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The Role of Veterans Affairs in Support of DOD in Biodefense

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Technical Report,01 Jun 2014,21 May 2015

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US Army Command and General Staff College Fort Leavenworth United States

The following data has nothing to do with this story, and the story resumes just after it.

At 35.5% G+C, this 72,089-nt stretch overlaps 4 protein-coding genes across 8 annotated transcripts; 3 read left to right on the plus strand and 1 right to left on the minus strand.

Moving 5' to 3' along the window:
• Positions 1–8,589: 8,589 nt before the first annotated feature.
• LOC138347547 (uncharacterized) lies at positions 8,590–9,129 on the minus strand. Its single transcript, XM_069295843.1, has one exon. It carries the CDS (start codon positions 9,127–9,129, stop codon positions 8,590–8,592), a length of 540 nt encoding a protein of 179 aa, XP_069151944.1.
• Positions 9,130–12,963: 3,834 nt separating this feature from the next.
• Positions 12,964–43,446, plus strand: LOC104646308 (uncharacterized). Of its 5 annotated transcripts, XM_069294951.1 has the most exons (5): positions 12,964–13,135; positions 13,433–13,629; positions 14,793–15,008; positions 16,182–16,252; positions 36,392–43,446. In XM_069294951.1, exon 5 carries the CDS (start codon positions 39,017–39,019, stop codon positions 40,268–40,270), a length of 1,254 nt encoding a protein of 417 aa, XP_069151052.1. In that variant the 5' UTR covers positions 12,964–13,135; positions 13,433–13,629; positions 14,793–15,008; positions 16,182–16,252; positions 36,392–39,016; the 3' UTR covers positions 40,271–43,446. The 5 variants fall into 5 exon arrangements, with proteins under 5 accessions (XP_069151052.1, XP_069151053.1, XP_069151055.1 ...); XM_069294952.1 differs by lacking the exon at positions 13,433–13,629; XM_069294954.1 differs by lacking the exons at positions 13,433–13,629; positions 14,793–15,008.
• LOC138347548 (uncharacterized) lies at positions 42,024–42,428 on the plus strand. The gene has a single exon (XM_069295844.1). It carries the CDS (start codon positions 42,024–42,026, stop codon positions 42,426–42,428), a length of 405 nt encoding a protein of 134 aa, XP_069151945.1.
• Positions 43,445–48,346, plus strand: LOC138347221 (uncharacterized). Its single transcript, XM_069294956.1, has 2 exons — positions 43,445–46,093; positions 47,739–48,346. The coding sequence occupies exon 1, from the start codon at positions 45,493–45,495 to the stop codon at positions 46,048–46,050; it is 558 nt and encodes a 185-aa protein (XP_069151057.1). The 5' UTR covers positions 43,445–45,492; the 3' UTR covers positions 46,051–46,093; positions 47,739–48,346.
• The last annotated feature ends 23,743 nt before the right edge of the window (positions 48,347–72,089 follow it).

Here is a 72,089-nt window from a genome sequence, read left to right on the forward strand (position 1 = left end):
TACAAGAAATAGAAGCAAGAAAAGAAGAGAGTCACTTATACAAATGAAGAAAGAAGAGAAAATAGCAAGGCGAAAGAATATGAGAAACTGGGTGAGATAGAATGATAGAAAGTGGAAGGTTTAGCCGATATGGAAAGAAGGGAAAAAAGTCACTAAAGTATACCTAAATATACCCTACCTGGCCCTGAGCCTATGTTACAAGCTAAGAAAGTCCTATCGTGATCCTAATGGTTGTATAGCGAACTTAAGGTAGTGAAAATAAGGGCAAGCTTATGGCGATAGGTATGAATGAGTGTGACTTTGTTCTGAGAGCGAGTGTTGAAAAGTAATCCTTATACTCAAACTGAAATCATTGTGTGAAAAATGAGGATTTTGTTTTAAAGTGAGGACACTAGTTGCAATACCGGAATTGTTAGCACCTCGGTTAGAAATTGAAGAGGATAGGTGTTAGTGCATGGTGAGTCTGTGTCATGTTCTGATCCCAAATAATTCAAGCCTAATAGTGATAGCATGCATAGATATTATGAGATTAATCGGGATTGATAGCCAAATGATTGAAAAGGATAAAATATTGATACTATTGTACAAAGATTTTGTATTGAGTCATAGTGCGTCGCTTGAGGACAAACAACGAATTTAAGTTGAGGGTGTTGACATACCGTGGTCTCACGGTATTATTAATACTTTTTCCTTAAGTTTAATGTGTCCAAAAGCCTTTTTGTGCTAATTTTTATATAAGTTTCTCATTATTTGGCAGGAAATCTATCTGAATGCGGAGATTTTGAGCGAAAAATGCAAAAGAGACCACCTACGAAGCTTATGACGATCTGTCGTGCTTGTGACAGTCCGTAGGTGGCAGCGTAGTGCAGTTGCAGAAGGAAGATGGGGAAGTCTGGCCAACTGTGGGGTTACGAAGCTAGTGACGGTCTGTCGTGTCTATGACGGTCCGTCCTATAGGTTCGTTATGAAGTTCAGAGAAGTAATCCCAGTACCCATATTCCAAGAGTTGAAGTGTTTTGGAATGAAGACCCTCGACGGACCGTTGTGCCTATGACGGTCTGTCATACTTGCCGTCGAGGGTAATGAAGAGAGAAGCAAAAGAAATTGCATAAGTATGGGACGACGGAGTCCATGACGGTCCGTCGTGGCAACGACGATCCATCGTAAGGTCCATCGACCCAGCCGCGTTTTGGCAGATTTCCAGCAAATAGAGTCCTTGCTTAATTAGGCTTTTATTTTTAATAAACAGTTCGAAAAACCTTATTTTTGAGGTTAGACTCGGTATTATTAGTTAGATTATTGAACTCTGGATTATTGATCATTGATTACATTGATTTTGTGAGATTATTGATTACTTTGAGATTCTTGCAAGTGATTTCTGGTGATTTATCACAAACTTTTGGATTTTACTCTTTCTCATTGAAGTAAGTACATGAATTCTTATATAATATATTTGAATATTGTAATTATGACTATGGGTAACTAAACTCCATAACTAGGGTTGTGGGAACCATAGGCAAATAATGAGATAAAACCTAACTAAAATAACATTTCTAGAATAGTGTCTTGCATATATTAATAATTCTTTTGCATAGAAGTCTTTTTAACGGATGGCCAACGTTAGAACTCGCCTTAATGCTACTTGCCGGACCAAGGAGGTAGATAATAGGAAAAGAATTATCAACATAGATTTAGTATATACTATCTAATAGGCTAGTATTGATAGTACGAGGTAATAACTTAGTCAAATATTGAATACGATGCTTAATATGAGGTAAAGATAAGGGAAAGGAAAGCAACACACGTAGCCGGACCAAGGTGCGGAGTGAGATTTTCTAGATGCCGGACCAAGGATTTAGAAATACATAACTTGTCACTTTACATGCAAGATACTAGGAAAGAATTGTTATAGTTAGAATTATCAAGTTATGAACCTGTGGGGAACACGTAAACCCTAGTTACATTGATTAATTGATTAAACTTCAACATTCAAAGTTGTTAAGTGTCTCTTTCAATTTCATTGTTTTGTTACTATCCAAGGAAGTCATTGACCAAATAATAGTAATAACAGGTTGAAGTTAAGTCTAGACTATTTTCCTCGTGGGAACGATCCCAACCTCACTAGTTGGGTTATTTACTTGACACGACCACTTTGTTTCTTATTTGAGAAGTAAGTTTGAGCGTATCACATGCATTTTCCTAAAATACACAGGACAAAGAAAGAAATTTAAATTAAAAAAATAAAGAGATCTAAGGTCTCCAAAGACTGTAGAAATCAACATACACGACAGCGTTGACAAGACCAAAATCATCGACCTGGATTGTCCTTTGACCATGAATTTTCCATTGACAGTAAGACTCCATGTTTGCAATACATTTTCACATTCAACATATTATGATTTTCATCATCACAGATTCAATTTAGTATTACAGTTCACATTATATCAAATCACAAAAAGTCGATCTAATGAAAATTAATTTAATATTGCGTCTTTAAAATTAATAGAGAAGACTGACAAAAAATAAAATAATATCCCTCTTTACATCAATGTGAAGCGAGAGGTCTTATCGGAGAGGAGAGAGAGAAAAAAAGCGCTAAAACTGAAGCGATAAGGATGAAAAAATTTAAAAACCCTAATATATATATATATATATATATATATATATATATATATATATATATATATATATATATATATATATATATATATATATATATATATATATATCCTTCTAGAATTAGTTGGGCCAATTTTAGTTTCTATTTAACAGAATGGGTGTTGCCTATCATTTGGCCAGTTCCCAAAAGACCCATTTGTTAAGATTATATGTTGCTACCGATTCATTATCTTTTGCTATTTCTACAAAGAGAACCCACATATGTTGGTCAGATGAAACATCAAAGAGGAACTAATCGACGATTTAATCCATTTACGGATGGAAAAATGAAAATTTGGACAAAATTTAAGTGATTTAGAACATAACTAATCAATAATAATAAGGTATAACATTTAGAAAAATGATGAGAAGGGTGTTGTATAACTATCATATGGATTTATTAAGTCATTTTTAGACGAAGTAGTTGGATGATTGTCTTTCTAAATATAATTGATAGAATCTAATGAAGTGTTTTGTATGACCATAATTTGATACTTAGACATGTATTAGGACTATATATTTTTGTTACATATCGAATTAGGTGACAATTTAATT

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In 2001, the United States suffered from a bioterrorist anthrax attack. The US government recognized that it was unprepared to respond to such bioterrorist attacks. This monograph will argue that the Department of Veterans Affairs VA provides robust biodefense support to the Department of Defense DOD. Bioterrorist agents, like anthrax, are easily accessible and inexpensive weapons of mass destruction and may be highly favored by terrorist organizations. Given the dramatic expansion of terrorism in both Africa and Middle East, it is not a question of whether terrorists will attack the United States again, but when and how. Since 2001, the VA has instituted several biodefense strategies. However, the White House report on the VA has recently criticized agency leadership, which may conceivably render VAs current emergency preparedness process unsuitable to support the DOD and the Department of Homeland Security DHS in a future bioterrorist attack. This monograph proposes several ways to enhance VAs biodefense capabilities to provide proper support to the DOD and the DHS. In addition, VA can also use its network of facilities to conduct surveillance of imminent endemic of infectious diseases. Based on these findings, the monograph concludes that the VA can play a very important supportive role in DODs biodefense program.


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